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People smuggling and trafficking

People smuggling and trafficking

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People smuggling

The Australian Government is committed to combatting people smuggling and irregular migration. This is essential to save lives, ensure the integrity of our border and maintain public confidence in Australia's migration program. The government has a comprehensive, whole-of-government approach to tackling people smuggling. Australia's success in countering people smuggling and irregular migration has helped to protect those vulnerable to exploitation in our region and beyond. It has helped to disrupt criminal networks, and has reduced their profits.

International cooperation is one of the most effective ways to address irregular migration in the region. Australia works closely with other governments and organisations to prevent people smuggling and prosecute the perpetrators. Australia's Ambassador for People Smuggling and Human Trafficking plays a lead role in promoting international cooperation to counter people smuggling. The Australian Government engages with regional partners and multilaterally on irregular migration and border security issues.

Together with Indonesia, Australia co-chairs the Bali Process on People Smuggling, Trafficking in Persons and Related Transnational Crime. The Bali Process is the only mechanism in the Indo–Pacific addressing irregular migration.

Through the Australian Ambassador for People Smuggling and Human Trafficking, DFAT works closely with the Operation Sovereign Borders (OSB) Joint Agency Task Force to coordinate the international elements of OSB across Government. Established in 2013, OSB is a military-led border security operation committed to protecting Australia's borders, combating people smuggling in our region, and preventing people from risking their lives at sea.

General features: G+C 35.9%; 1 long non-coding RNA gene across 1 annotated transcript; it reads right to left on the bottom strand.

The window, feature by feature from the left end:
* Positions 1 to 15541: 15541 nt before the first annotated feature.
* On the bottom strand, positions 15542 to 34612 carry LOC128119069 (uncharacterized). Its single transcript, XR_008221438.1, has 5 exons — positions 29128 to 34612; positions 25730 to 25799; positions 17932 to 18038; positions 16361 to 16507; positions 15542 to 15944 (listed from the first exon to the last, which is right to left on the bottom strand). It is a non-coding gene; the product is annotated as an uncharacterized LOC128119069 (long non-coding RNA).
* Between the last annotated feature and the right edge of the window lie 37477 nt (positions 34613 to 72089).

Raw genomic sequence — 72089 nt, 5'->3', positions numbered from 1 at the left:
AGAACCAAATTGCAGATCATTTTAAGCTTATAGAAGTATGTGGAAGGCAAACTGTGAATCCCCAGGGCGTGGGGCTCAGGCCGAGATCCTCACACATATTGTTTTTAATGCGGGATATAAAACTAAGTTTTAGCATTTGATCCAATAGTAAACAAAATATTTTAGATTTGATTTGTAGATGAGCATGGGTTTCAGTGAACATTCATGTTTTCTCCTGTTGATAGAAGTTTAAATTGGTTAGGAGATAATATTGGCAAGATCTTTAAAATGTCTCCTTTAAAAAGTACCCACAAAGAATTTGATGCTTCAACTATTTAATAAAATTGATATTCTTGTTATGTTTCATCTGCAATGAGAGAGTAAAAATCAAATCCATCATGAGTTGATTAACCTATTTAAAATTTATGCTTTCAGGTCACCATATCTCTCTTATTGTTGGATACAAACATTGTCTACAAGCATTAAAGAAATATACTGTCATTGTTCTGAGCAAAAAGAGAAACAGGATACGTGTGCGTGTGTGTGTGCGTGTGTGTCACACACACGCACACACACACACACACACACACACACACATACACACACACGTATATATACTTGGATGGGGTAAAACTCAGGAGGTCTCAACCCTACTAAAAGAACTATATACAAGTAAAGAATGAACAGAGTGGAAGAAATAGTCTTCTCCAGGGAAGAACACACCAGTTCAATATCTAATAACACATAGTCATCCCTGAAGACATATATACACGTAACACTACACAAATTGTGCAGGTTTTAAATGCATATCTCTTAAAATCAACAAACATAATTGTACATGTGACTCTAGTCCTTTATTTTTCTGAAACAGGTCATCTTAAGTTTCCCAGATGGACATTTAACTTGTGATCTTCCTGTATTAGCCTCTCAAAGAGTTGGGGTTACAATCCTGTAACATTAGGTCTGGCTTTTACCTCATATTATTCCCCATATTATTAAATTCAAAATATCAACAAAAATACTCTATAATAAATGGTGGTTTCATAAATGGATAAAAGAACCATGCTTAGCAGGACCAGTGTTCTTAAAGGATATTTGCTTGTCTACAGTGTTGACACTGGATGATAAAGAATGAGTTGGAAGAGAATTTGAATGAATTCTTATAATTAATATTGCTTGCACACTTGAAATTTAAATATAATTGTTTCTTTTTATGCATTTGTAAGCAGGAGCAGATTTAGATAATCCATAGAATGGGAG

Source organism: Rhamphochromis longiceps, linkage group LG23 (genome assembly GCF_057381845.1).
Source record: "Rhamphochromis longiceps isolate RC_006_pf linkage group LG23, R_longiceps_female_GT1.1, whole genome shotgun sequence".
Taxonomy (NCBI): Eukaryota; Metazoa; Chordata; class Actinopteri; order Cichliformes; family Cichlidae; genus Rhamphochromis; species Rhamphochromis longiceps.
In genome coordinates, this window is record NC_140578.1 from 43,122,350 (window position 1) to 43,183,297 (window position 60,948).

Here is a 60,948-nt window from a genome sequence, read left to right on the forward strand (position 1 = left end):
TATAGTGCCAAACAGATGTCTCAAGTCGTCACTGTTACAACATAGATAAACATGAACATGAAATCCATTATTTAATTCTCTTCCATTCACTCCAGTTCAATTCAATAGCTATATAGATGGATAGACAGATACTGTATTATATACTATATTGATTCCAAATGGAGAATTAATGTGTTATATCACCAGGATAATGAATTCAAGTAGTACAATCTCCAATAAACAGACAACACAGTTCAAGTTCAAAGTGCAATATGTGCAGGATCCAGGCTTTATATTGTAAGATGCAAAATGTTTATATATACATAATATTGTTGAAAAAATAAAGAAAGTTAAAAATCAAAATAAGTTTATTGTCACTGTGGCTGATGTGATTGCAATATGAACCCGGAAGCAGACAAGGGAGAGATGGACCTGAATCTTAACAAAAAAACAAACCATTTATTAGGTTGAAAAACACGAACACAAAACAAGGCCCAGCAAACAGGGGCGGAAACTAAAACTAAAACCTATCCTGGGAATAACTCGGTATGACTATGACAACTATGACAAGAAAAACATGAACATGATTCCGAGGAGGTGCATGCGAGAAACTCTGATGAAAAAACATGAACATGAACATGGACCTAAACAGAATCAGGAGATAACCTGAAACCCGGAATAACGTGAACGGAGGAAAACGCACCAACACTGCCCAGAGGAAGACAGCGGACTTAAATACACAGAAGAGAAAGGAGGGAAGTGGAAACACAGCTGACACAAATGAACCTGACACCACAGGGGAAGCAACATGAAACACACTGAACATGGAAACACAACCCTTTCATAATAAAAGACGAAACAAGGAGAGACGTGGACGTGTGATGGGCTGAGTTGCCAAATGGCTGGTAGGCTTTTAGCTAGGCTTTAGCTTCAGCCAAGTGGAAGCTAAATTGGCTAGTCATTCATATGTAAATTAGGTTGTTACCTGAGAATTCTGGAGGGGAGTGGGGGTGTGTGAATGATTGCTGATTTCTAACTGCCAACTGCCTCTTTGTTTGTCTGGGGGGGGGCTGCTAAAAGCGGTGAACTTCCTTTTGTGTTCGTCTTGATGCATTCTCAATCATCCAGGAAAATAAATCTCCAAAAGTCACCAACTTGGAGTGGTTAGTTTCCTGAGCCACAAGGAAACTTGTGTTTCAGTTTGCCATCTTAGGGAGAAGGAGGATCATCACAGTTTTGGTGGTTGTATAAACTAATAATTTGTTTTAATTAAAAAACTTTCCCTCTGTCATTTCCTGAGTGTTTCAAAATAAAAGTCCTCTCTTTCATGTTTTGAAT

Australia's efforts to combat smuggling and trafficking are complemented by our development and humanitarian programs that work to address the root causes of irregular migration, build the capacity of partner governments to respond human trafficking, and promote safe and legal migration pathways. Australia also provides humanitarian funding to the United Nations United Nations High Commissioner for Refugees and International Organisation for Migration to assist displaced people, refugees and asylum seekers.

Australia is a State party to the United Nations Convention against Transnational Organised Crime (UNTOC) and its Protocol against the Smuggling of Migrants by Land, Sea and Air.

Human trafficking

The Minister for Foreign Affairs and Minister for Women, Senator the Hon. Marise Payne, launched Australia’s International Engagement Strategy on Human Trafficking and Modern Slavery: Delivering in partnership on 25 March 2022.

The International Engagement Strategy provides a comprehensive and coordinated framework to inform Australia's international efforts to help eradicate human trafficking and modern slavery, with a focus on the Indo-Pacific region. Australia will deepen its engagement in the Pacific over the life of the Strategy. Our vision is a future where no one is subjected to human trafficking and other forms of modern slavery, and the human rights of all are valued equally.

The Strategy sets out an ambitious agenda of international engagement focussed on three priority areas of ending human trafficking, forced labour and forced marriage, in our region and globally. This includes 40 commitments that guide Australia's diplomacy, international development, multilateral engagement, trade and advocacy work.

Building on existing work, Australia will continue implementing targeted investments with ASEAN, and development investments to address the systemic drivers of human trafficking and modern slavery.

Through the Strategy, Australia will:

  1. Increase understanding across sectors of the impact of these crimes, advocate for action, and identify and highlight the tools available to act.
  2. Support and strengthen the systems in our region that detect, prevent and respond to these crimes.
  3. Address the drivers, both the specific and the general, through development investments and advocating for systemic change.

The principles of our international engagement are gender responsive, victim and survivor-centred, culturally aware, partnership focused, innovation driven and global in perspective, while being regional in focus. The Strategy was informed by public submissions, a gender analysis, and extensive consultation with relevant government agencies, international partners, civil society, academics and business organisations.

It builds on the 2016 International Strategy on Human Trafficking and Slavery and is a key element of the National Action Plan to Combat Modern Slavery 2020-2025.